Most online and printed catalog managers believe that the creative development of a catalog is based on design. So in most catalogs, designers take the lead in the creative process.
This is an unfortunate assumption, because more often than not, it leads to copy being an afterthought.
“Poor stepchild” copywriting really shows as such, in most catalogs. The result too often is the same old ‘product on a page’ routine, which we know from response numbers is not the best way to go.
A designer alone doesn’t have the background or selling experience needed to make a catalog the strong seller it can be.
Some of the world’s most effective ecommerce sites and catalogs are actually quite copy-driven, utilizing added-value content, strong headlines and powerful, well-directed copy. On the printed catalogs, it helps create a hierarchy on each spread. On an ecommerce site, it can make the difference between a dull nuts and bolts home page, vs. one that is lively and intriguing that keeps the customer in the site for much longer.
Next time you look at working on upgrading your catalog and ecommerce creative, consider these opportunities to make it more effective…
1. Work with a smart, strategic copywriter to look over the existing website and, if you have it, your catalog. Ask them whether they can envision a better way to sell a product or a group of products. Then, ask them to write a small feature that would make the whole group of products work harder, to sell more.
2. Create a headline for your ecommerce pages and catalog pages that will be caught quickly by search – benefit driven, product name, etc. This is what is often called the long ‘tail’ headline that has so much, you can’t miss when it comes to being found.
3. Try friendly instead of simply factual. Even in business to business, an everyman approach beats out the cold hard factual approach or ‘engineerspeak’ every time. That’s because your customers are human, not machines.
4. Bullet points are easy – but in fact copy leading to the bullet points gives a reader a reason to dig in and spend more time with your product.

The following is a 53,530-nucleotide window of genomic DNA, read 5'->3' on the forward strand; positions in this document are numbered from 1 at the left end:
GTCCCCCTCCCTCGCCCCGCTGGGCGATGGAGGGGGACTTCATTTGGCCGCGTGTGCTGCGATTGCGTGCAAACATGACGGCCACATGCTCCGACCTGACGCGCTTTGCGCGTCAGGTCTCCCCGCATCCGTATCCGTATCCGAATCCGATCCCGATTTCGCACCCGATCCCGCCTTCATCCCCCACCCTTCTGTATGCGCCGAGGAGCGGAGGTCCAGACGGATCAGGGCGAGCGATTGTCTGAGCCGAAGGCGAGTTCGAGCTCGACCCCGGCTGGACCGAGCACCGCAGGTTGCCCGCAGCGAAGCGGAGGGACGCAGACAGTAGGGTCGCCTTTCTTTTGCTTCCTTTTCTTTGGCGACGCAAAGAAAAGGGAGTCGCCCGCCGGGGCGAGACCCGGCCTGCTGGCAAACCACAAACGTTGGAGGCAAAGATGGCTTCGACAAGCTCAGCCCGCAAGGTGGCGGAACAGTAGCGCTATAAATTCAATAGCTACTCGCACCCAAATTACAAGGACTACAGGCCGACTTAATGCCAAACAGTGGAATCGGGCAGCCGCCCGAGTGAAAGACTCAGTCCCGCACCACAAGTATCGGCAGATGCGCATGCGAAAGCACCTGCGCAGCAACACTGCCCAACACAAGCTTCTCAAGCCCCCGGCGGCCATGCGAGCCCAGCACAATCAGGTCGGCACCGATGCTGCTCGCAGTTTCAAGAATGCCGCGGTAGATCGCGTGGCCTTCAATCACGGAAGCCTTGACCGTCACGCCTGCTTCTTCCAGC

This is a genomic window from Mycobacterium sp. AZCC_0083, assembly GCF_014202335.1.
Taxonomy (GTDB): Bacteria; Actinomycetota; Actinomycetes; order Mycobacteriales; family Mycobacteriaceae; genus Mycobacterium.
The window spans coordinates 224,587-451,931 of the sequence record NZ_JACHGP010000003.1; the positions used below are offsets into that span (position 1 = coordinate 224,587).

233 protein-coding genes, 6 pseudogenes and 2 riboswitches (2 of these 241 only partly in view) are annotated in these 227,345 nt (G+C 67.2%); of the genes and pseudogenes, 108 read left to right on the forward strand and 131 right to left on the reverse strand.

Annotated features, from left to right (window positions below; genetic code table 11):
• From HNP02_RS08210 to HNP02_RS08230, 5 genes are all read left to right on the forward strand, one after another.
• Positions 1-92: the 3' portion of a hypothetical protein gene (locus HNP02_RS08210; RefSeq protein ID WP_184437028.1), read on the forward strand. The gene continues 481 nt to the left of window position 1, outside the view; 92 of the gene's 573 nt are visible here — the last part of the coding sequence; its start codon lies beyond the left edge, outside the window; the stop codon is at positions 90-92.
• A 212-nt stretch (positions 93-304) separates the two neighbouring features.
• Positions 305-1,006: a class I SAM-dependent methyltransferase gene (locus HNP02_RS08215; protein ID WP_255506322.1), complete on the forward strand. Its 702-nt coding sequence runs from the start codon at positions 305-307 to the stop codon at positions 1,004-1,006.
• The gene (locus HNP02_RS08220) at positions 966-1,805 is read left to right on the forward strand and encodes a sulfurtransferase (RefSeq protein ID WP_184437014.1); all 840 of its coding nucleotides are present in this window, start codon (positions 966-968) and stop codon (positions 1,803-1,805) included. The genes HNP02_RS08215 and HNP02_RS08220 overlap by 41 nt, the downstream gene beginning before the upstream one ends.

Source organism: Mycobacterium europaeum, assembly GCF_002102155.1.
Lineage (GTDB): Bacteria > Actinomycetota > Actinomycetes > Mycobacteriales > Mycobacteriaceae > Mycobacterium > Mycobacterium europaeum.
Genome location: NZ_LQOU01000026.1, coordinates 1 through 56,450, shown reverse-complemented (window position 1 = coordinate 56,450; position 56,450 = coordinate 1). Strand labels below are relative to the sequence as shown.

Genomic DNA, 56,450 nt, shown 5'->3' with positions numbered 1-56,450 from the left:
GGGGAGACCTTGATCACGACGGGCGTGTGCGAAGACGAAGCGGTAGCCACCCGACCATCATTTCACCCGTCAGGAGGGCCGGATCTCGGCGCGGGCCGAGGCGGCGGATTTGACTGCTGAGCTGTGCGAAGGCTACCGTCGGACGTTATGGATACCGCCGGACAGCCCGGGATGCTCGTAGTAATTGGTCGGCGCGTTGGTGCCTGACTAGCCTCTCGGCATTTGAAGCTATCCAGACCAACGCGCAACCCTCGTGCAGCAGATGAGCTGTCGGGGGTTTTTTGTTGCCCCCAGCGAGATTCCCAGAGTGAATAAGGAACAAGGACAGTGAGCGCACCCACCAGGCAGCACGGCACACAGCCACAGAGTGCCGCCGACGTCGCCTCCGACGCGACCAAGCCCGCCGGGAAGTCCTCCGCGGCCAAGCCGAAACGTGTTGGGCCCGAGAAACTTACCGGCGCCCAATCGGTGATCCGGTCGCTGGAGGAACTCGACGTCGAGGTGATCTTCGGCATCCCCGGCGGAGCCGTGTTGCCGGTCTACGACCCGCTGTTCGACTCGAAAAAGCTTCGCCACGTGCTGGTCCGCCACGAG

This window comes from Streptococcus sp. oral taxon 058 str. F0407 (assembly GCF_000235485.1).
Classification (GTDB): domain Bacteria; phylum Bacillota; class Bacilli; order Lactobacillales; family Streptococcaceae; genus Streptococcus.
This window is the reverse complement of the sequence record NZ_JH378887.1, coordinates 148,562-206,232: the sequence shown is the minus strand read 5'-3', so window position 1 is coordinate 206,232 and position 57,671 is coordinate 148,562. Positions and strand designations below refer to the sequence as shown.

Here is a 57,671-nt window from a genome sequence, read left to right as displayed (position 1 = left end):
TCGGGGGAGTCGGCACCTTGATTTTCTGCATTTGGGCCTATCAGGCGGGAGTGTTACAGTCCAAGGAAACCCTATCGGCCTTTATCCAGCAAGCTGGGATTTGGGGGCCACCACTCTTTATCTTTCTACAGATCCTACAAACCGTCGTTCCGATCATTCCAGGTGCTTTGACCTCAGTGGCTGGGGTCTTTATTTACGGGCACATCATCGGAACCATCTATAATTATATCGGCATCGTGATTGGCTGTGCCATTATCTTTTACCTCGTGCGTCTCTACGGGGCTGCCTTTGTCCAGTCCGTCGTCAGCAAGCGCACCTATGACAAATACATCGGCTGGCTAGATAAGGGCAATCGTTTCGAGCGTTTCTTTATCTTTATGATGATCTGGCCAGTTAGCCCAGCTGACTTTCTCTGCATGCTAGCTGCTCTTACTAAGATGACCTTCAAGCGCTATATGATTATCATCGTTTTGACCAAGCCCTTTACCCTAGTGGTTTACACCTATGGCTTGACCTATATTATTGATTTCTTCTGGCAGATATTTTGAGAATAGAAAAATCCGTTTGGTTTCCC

5. Tell a story instead of telling facts. How did you discover this product? When did you realize this was something you, yourself could use? How did you work with the manufacturer to make it even better than ever? First person is a great way to sell if your writer is seasoned enough to write a good story.
In all of these cases, the one taking the lead is the copywriter, and that lead will alter the design of the spread, in some cases, substantially.
In a website, you can set this copy up to drill down easily to more and more facts. ON a printed catalog, you may lose a little selling space by making the copy less rudimentary.
But here is the other bonus with a seasoned copywriter taking the lead: the better the writer, the more likely they are to be able to reduce the amount of copy by writing it more efficiently! So what space is lost by copy changes may come back to you in brisker, more to-the-point (but not cold and fact-only) copy.
Keep in mind, shorter copy takes more time to write. Yes, you read that correctly. Even Mark Twain wrote to a friend (paraphrased) “I’m writing you a long letter today because I haven’t the time to write a short one.” If a master of words like Twain found short copy daunting, you can imagine it’s going to be a challenge for any writer. IN fact, the less seasoned the copywriter, the more naïve they’ll be about the work it takes to produce a good short copy block.
In the long run, all the suggestions I’ve made here amount to the same thing: selling harder by using one of the most powerful tools in your reach – smart copy!
So instead of making the copy an afterthought, team up your creatives earlier in the process and challenge them to, with both copy and design, make your catalog and ecommerce site really become selling powerhouses.